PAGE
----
Tonight, New York State regulators will hold the first of four public hearings on the Cuomo administration’s proposal to permit and regulate the natural gas drilling technique called high-volume hydraulic fracturing and horizontal drilling, or “fracking.” Drilling could begin as soon as early 2012.
While much of the discussion has focused on the environmental hazards, there is also debate over the economic benefits of fracking, and even the amount of gas contained in the Marcellus Shale, a vast underground geologic formation stretching from West Virginia through Ohio and Pennsylvania to New York’s Catskill mountains.
The Economic Lift: Pro and Con
Drilling proponents point to the infusion of money and jobs the industry would bring to poor areas of upstate New York. A study by the conservative Manhattan Institute figures that every well drilled in the Marcellus Shale could create $4 million in economic benefits. The business-friendly Public Policy Institute of New York claims that upstate drilling could create 15,500 direct jobs (in engineering and construction) and 47,120 indirect jobs (which include those in hotels, restaurants, goods and services) in five gas-rich upstate counties, based on the projection that 500 new wells are drilled each year.
But according to the environmental group Food and Water Watch, those figures are over-optimistic. FWW’s own study assumes that drilling would create only 6,000 jobs when a more realistic “multiplier effect” is used, and notes than many of these jobs would go to temporary, out-of-state specialists.
One place to look for evidence of the kind of job growth New Yorkers could expect is Pennsylvania. The Pennsylvania Department of Labor reports that in areas with extensive gas drilling, 160,000 jobs disappeared between 2008 and 2011, a figure partly attributable to recession. But in the same period, the region added 10,900 jobs directly related to gas drilling.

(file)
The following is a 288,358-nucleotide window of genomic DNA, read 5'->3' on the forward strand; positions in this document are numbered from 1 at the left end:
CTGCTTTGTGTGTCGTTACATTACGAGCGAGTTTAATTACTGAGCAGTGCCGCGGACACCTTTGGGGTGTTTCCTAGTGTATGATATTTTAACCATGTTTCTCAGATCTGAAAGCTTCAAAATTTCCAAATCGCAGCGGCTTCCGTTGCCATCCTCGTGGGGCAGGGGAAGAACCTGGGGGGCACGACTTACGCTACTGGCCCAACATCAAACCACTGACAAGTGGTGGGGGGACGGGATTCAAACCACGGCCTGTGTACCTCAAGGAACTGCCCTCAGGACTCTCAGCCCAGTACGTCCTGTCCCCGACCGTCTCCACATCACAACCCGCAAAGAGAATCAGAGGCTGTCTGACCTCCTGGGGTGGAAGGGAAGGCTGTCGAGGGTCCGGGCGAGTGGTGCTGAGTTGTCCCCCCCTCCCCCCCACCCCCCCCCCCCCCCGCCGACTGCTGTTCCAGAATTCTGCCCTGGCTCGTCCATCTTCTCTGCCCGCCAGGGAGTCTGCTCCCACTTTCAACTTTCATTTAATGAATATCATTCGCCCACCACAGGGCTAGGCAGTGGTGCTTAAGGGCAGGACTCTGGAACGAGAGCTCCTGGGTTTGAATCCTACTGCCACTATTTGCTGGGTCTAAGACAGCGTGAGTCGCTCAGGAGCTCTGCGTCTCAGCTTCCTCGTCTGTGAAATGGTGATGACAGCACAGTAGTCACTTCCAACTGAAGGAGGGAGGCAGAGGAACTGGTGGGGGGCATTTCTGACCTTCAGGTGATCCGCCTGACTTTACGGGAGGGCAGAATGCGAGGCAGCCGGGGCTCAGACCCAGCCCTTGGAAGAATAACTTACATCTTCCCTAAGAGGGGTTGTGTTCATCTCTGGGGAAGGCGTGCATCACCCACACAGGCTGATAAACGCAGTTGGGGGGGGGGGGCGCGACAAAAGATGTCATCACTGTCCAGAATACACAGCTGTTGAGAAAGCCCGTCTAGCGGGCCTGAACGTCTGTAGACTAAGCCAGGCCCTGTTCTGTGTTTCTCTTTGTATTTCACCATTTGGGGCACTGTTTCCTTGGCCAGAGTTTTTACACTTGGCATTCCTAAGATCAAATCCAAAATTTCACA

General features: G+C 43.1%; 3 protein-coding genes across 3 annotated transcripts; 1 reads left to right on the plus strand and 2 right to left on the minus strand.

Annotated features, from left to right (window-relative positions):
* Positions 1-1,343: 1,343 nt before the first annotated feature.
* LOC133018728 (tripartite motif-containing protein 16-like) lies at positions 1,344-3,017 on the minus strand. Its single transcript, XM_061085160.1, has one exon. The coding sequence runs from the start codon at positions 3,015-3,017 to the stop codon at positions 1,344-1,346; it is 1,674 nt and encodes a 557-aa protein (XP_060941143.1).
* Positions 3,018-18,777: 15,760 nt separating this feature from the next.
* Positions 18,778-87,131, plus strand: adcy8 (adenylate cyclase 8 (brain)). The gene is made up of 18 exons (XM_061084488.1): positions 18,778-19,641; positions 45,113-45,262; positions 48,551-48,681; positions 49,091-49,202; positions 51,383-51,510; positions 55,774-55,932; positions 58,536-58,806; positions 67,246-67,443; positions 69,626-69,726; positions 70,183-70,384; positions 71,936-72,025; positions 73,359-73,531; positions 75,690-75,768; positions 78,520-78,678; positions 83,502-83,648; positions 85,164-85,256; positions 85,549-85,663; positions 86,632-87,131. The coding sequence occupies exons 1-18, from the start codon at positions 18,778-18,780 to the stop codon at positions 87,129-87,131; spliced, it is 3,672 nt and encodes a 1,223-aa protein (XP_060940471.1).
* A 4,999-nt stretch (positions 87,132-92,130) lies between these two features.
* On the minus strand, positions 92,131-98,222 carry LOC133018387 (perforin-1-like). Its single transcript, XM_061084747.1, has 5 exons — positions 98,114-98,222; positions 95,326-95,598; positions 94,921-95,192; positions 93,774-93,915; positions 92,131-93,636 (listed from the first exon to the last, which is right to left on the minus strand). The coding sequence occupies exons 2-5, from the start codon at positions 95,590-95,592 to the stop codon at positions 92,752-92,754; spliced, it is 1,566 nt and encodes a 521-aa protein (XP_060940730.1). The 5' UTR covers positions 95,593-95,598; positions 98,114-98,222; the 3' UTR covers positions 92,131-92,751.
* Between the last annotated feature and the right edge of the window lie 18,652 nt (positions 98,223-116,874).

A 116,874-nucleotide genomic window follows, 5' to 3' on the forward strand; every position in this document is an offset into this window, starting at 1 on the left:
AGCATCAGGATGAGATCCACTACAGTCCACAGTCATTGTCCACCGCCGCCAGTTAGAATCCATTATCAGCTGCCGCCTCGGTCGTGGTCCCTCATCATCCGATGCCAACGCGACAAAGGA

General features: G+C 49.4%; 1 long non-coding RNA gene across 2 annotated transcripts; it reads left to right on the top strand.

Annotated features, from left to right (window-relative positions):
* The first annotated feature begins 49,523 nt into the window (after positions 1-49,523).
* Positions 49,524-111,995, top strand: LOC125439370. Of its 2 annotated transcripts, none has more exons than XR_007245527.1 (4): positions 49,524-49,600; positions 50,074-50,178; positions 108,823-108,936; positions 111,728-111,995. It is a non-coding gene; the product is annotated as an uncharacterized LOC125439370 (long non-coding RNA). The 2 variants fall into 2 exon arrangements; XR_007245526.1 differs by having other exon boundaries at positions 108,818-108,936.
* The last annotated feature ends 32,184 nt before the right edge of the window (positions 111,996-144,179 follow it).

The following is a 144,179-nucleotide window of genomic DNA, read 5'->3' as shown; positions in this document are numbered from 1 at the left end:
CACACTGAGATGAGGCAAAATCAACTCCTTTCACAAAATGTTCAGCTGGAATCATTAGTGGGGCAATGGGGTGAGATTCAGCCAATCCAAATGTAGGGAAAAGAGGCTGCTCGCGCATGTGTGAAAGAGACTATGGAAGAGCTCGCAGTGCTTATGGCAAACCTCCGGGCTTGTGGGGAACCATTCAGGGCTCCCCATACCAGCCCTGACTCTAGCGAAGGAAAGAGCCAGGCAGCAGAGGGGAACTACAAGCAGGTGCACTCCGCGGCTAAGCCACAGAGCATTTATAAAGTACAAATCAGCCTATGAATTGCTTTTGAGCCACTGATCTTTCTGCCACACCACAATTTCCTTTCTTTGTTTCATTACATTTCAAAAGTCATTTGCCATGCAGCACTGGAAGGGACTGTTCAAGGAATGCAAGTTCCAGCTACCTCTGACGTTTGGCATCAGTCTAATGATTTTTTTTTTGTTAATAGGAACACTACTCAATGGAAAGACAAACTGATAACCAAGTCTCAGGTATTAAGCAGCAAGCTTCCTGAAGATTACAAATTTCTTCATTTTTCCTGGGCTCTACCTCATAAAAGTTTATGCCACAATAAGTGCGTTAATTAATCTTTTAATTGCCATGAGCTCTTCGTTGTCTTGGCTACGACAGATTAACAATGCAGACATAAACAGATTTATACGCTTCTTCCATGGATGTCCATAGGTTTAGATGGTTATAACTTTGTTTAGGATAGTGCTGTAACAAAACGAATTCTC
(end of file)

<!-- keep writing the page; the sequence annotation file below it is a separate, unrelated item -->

The Pennsylvania numbers are source for a report produced for New York State’s Department of Environmental Conservation (DEC), the same agency that will eventually permit and regulate drilling in New York.
The DEC believes between 13,000 and 26,000 jobs could be created, lease-holders could take in hundreds of millions of dollars, and local and state governments would reap big windfalls through property taxes and other measures.
While industry groups generally support these findings, there are critics. Former MTA economist Jeanette Barth says that the DEC study doesn’t include the negative effects gas drilling could have on other industries, such as tourism and agriculture, by raising labor costs and despoiling soil and water. She also echoes the FWW’s worry that the jobs created by oil and gas development tend to be temporary.
How Much Gas Is There Anyway? It’s Not So Simple
Since the fracking boom began, supporters of Marcellus Shale drilling have touted it as one of the world’s largest gas reserves, leading The Marcellus Shale Coalition to anticipate that the formation could become America’s largest source of natural gas within the decade.
But a the U.S. Geologic Survey, which regularly re-assesses oil and gas resources, found the Marcellus contains enough untapped natural gas (84 trillion cubic feet) to meet total current U.S. demand only for about four years. (The figure excludes wells currently in production or ready to begin production).
That estimation is far short of the figure offered earlier by the Department of Energy (400 tcf) about sixteen years’ supply. The Department of Energy uses a broader measure of the resource, but the new USGS number could cause DoE to lower its own estimates.
The difference is not merely one of number-crunching. Gas drillers are required by law to report their own estimated reserves to investors, and to make public any factors that could affect profitability, such as the potential for lawsuits. The New York Attorney General, Eric Schneiderman, is now examining reports by several gas drillers to their investors.
Separately, the Securities an Exchange Commission has urged several gas drillers to revise or alter their statements to investors to better describe how they use fracking.